Schrems calls on EU authorities to intervene in ‘Kafkaesque’ DPC case

Campaigner claims watchdog met Facebook regularly before introduction of GDPR rules

Austrian privacy campaigner Max Schrems has claimed there was ‘co-operation’ between Facebook and the Irish Data Protection Commissioner on the fim’s approach to strict European data-protection laws. Photograph: Getty Images

Austrian privacy campaigner Max Schrems has claimed there was ‘co-operation’ between Facebook and the Irish Data Protection Commissioner on the fim’s approach to strict European data-protection laws. Photograph: Getty Images

 

Austrian privacy campaigner Max Schrems has claimed there was “secret co-operation” between Facebook and the Irish Data Protection Commissioner (DPC) on the social networking giant’s approach to strict European data-protection laws.

In an open letter published on Sunday, Mr Schrems alleged Facebook had 10 meetings with the DPC prior to the introduction of GDPR, which, he says, it then relied on when designing key policies around user consent to certain data processing.

He also accused the commissioner of operating a go-slow on his privacy complaint against Facebook.

Two years after filing a fresh claim under new European Union data-protection rules (GDPR), Mr Schrems has written to other EU regulators to intervene in the “Kafkaesque” proceedings in Ireland.

In a statement, the DPC dismissed Mr Schrems’s allegation of secret co-operation. Graham Doyle, deputy commissioner with the DPC, said the office had held no “secret meetings” with Facebook.

“We regularly engage and meet with companies from all sectors as part of our regulatory enforcement and supervision functions, in accordance with article 57 of the GDPR, in the same way that many of our EU colleague data-protection authorities do.” Mr Doyle said the DPC was advancing 23 different inquiries into big tech firms and recently announced “significant developments” in several.

At the core of Mr Schrems’s argument are 10 meetings held between the DPC and Facebook in advance of new data-protection laws introduced in May 2018, as well as a White Paper supplied by the company to the DPC.

Mr Schrems claims that at the same time the GDPR came into force, Facebook changed the legal basis on which it relies when processing user data, changing from a reliance on consent to an “alleged contract”.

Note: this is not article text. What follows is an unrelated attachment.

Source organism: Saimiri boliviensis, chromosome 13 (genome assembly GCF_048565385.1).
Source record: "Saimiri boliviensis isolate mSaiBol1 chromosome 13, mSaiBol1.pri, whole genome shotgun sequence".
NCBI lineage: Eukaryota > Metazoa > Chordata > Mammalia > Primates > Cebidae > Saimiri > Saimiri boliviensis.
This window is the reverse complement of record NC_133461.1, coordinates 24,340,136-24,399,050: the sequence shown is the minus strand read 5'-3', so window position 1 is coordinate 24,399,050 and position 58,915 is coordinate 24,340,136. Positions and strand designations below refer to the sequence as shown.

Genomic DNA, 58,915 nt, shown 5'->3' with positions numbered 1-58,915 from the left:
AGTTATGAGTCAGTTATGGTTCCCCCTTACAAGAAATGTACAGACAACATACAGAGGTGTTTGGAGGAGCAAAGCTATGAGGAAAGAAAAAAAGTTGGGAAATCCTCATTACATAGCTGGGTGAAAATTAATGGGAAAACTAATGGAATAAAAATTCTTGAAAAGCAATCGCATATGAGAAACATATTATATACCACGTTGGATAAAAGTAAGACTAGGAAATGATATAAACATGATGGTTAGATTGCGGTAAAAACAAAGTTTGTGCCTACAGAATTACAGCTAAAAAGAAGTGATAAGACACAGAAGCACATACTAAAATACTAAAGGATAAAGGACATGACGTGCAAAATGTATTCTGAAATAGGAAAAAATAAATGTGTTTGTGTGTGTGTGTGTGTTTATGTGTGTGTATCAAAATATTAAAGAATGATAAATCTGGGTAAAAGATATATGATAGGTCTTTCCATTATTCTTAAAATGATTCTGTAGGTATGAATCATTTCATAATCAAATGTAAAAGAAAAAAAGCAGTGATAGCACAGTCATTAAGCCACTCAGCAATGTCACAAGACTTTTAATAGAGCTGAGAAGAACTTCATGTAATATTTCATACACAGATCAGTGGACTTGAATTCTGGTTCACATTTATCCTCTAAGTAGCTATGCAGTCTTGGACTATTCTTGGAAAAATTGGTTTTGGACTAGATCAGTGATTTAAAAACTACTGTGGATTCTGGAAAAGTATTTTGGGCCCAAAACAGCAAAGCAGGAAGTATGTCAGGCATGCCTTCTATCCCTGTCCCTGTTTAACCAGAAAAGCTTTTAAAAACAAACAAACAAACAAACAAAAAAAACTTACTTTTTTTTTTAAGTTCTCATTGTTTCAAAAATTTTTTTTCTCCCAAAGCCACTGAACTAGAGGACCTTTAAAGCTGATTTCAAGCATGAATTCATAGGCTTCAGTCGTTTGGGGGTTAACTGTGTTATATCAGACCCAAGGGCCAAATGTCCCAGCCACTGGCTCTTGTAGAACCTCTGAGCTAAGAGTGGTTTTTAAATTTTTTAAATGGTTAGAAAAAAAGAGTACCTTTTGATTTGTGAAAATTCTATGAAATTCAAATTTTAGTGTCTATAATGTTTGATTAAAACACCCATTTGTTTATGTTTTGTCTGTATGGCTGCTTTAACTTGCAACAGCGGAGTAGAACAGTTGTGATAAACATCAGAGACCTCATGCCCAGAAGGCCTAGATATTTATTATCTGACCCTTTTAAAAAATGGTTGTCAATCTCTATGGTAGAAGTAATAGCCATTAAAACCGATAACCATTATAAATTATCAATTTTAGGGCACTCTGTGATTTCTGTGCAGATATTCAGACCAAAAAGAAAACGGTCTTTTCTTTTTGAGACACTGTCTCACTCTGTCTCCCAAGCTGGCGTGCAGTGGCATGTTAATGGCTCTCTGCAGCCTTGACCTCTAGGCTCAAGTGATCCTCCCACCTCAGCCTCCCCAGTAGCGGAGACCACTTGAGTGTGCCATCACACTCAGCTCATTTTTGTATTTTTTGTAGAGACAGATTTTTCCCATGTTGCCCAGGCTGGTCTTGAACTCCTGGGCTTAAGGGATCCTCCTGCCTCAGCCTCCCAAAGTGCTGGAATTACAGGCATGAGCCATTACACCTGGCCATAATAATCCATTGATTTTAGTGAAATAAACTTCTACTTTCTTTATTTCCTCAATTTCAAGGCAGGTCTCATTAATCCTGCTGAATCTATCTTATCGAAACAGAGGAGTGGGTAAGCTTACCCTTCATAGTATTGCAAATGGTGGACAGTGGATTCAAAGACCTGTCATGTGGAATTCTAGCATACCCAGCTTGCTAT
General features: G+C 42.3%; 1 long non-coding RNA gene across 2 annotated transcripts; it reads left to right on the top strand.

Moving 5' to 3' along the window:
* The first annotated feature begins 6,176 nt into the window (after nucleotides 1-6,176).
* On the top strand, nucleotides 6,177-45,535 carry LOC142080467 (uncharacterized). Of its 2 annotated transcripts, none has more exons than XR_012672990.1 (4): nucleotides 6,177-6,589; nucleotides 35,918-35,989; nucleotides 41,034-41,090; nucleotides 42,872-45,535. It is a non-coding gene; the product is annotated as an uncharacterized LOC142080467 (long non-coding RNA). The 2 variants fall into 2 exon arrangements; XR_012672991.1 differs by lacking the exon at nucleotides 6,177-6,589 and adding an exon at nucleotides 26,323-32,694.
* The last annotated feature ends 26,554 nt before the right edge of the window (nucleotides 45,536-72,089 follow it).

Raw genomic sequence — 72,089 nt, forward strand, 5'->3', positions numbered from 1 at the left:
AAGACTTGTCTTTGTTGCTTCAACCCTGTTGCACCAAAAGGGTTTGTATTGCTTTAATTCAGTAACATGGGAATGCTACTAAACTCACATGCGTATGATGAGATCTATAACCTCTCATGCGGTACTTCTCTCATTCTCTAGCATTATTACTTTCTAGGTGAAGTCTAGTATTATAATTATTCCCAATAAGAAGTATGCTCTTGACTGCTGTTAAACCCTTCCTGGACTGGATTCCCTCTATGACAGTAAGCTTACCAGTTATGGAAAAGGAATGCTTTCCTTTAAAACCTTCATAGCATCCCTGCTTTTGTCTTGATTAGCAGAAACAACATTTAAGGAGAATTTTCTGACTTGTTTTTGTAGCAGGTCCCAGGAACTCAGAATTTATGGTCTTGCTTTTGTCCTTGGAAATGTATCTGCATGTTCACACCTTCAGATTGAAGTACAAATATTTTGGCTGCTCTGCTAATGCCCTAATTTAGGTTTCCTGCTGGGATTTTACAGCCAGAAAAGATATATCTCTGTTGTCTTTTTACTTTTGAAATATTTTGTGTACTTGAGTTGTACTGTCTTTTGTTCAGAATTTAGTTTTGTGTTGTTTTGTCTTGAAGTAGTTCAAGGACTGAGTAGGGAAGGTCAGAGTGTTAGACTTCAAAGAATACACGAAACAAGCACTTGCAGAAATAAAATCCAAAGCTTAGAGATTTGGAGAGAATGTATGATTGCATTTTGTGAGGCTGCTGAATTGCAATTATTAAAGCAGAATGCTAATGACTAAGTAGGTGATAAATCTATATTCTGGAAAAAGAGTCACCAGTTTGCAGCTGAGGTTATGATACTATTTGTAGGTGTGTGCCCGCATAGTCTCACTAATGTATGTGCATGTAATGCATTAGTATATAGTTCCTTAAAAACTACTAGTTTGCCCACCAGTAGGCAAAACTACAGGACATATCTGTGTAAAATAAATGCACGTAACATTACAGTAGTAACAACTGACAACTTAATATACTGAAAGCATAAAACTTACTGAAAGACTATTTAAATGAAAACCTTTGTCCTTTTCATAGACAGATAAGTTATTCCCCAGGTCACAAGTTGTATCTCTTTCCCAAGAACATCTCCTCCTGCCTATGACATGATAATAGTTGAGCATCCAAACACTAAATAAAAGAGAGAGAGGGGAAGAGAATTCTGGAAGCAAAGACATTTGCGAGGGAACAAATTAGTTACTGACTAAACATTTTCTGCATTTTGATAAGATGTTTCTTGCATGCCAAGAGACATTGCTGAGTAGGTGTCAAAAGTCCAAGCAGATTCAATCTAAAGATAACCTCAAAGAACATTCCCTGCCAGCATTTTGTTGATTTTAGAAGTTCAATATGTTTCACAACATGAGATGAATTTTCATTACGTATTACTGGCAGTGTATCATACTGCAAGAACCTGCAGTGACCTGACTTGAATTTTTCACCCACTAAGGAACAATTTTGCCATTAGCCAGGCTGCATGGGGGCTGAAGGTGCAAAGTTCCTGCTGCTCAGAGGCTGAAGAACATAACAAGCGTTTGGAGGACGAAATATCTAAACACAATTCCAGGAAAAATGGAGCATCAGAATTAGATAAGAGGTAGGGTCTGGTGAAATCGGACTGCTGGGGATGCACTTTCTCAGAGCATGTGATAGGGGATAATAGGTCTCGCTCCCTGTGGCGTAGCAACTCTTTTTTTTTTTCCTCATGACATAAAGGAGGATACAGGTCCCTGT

The meetings are referred to in submissions made by the company during the DPC’s investigation of the complaint.

‘Direct engagement’

Excerpts from these submissions show Facebook stated it had “detailed direct engagement with the commission prior to the implementation of the recent update to our terms, spanning 10 meetings”.

On Friday, the Irish regulator announced it had completed its investigation into Twitter’s handling of a data breach in 2018, raising the prospect of the first fines against tech companies who have made Dublin their European base and the DPC the lead regulator.

Mr Schrems criticised DPC investigations into data-collection complaints filed by users of WhatsApp and Instagram, both Facebook subsidiaries.

Investigations into WhatsApp and Instagram were still in the early, draft stage and, he said, counted as a “slap in the face” of complainants.

A text analysis revealed the WhatsApp and Instagram reports were largely identical to the DPC’s draft report into Facebook last year, he said.

Five years after his landmark ruling striking down previous EU transatlantic data-transfer mechanisms, Mr Schrems says he has no plans to give up on his case.

When the High Court lifts its Covid-19 restrictions and reopens, he will begin a judicial review into the DPC approach to his case.

Fred Logue, an Irish solicitor and data-protection expert, said under GDPR, firms must have a legal basis to process data.

“I am quite concerned that the DPC appears to accept without an investigation that Facebook can rely on contractual necessity for the extensive processing of personal data on its platform.”

Mr Logue said the DPC must look at the substance rather than the form of the contract to see if the “processing is truly necessary”.

“I would be very surprised if a data controller such as Facebook could avoid consent by incorporating data-processing terms in its contract. If that were the case, the idea of consent would be completely hollowed out.”

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